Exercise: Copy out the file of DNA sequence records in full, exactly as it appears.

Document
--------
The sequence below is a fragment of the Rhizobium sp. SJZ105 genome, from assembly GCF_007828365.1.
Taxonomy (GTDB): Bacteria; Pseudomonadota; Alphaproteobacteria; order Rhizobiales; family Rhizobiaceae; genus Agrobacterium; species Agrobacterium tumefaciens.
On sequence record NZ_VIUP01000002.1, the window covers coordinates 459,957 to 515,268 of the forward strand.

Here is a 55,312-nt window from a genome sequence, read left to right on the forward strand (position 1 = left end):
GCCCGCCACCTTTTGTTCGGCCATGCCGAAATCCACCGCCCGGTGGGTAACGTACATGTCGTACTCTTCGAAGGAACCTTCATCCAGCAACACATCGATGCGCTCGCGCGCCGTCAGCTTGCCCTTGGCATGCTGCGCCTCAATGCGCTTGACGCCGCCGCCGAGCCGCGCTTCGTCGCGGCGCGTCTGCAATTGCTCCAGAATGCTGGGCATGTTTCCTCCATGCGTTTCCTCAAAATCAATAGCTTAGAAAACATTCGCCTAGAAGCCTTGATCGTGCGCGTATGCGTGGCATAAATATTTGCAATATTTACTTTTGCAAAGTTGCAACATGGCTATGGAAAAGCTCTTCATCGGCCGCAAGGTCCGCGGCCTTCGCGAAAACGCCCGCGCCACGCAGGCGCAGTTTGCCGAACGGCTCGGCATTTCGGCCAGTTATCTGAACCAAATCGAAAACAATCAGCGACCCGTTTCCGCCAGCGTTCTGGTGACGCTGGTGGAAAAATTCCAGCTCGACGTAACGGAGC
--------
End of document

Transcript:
The sequence below is a fragment of the Rhizobium sp. SJZ105 genome, from assembly GCF_007828365.1.
Taxonomy (GTDB): Bacteria; Pseudomonadota; Alphaproteobacteria; order Rhizobiales; family Rhizobiaceae; genus Agrobacterium; species Agrobacterium tumefaciens.
On sequence record NZ_VIUP01000002.1, the window covers coordinates 459,957 to 515,268 of the forward strand.

Here is a 55,312-nt window from a genome sequence, read left to right on the forward strand (position 1 = left end):
GCCCGCCACCTTTTGTTCGGCCATGCCGAAATCCACCGCCCGGTGGGTAACGTACATGTCGTACTCTTCGAAGGAACCTTCATCCAGCAACACATCGATGCGCTCGCGCGCCGTCAGCTTGCCCTTGGCATGCTGCGCCTCAATGCGCTTGACGCCGCCGCCGAGCCGCGCTTCGTCGCGGCGCGTCTGCAATTGCTCCAGAATGCTGGGCATGTTTCCTCCATGCGTTTCCTCAAAATCAATAGCTTAGAAAACATTCGCCTAGAAGCCTTGATCGTGCGCGTATGCGTGGCATAAATATTTGCAATATTTACTTTTGCAAAGTTGCAACATGGCTATGGAAAAGCTCTTCATCGGCCGCAAGGTCCGCGGCCTTCGCGAAAACGCCCGCGCCACGCAGGCGCAGTTTGCCGAACGGCTCGGCATTTCGGCCAGTTATCTGAACCAAATCGAAAACAATCAGCGACCCGTTTCCGCCAGCGTTCTGGTGACGCTGGTGGAAAAATTCCAGCTCGACGTAACGGAGC